Science File Information:
Mulder and Scully travel to New Hampshire to investigate the
seemingly ritualistic murder of a local teenager. As they're
investigating the crime scene it starts to rain...frogs, that is.
Althought this phenomenon may seem weird and contrived, it has been
documented several times
Whirlwinds have, on strange occasions, been known to lift frogs, fish,
ducks, grasshoppers, etc., into the air and then let them fall to earth
as "unnatural" rains.
To read a little more about raining frogs, go to
If you're still curious, look for the book
It's Raining Frogs and Fishes!
in your local library.
Mulder is certain that there is something "weird" about the area.
When he goes to a school water fountain for a drink, he notices that the
water is flowing down the drain clockwise, rather than counterclockwise.
As he explains it, this defies the Coriolis effect, a principle of physics
that (as he asserts) says that all water in the northern hemisphere swirls down drains
counterclockwise and all water in the southern hemisphere drains
clockwise. Mulder needs to check his sources! Although, in theory,
this could be the case, scientists have shown that the Coriolis force is a very weak
force that is usually overcome by the initial velocity of the water flow. In
other words, the manner and speed with which the water flows out of the
fountain in the first place probably determines which way it swirls down
To read more about the Coriolis effect, check out a simplified definition at
or a more detailed description at
- Later in the episode, Mulder is questioning a Satanist about the murders
when he gets a call on his cellular phone and is tricked into leaving the poor guy
alone and handcuffed in a cellar. Why is this a bad thing? A python from
the school's biology classroom has found its way to the Satanist's house and
decides to join him in the cellar. What happens next is completely outside of
scientific bounds: the snake constricts around the man and eats him whole (and
digests him) in just a few hours. First of all, I think I remember the agents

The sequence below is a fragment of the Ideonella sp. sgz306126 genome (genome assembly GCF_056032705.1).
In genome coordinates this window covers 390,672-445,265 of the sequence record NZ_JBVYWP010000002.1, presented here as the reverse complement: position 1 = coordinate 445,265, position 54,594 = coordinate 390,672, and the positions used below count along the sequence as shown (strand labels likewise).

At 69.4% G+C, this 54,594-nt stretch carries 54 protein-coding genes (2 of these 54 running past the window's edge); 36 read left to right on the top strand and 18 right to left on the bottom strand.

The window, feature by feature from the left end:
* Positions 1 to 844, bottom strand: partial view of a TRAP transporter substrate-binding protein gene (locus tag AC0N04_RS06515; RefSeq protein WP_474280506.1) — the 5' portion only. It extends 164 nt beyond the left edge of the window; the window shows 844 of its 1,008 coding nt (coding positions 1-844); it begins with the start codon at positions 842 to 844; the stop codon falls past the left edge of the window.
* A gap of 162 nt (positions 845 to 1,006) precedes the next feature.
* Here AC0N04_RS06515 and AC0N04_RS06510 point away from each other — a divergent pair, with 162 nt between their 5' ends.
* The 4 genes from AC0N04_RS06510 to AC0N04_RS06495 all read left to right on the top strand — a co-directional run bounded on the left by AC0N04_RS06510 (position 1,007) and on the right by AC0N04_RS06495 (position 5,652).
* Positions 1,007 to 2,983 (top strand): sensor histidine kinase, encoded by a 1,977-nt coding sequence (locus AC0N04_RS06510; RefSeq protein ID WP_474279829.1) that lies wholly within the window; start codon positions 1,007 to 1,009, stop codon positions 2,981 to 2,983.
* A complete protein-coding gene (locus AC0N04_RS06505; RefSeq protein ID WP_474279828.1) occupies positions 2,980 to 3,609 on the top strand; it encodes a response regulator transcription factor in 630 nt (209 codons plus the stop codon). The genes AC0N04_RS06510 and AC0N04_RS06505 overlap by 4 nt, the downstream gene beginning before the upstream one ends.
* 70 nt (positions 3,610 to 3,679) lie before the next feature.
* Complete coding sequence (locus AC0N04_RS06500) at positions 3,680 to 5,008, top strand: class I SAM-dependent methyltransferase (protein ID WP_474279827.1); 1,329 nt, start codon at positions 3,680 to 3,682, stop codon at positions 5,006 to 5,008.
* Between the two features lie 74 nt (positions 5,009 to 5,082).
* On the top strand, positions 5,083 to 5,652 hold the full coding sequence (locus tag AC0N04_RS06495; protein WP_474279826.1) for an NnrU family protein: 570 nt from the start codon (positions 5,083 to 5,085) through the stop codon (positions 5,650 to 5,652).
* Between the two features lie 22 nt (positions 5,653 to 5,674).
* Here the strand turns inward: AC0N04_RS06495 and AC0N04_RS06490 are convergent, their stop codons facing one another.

saying that it was a ball python, which is a relatively docile snake
that primarily eats rats. Secondly, it's impossible (as Scully notes) for a
snake to put down such a large meal so quickly (if at all). Even though the
Burmese python has been known to eat animals as large as small deer, there is no
way that the python in this episode could swallow an entire man and move on
as quickly as it did.
To get your python facts straightened out once and for all, take a detour to
the Python Page at
The people who make this show should have looked there before shooting that
scene--but Oh! I'm sorry, the snake was "demonically possessed," after all....
When the two agents finally start putting the clues together about the
murderer-at-large, they discover that it seems awfully strange that the
substitute teacher would arrive to replace a person who'd taken two sick days
in his entire tenure and then suddenly contracted "necrotizing fasciitis" and
died. Otherwise known as the "flesh-eating bacteria" that caused a British panic
in 1996, this strain of Streptococcus infection is quite rare, yet it
effectively turns your insides to mush. (Nice scientific term there, eh?)
"Necrotizing" means causing the death of organic tissue, and "fasciitis" describes
an affliction of the "superficial fascia," the connective tissue that lies directly
under the skin (also known as the hypodermis). For more gorey details, read
about the Group A Streptococci strain at
or find more specifics on necrotizing fasciitis at Yahoo under http://www.yahoo.com/Health/Diseases_and_Conditions/Necrotizing_Fasciitis.
(Be forewarned that some of these pages have disturbing photos of infected appendages.)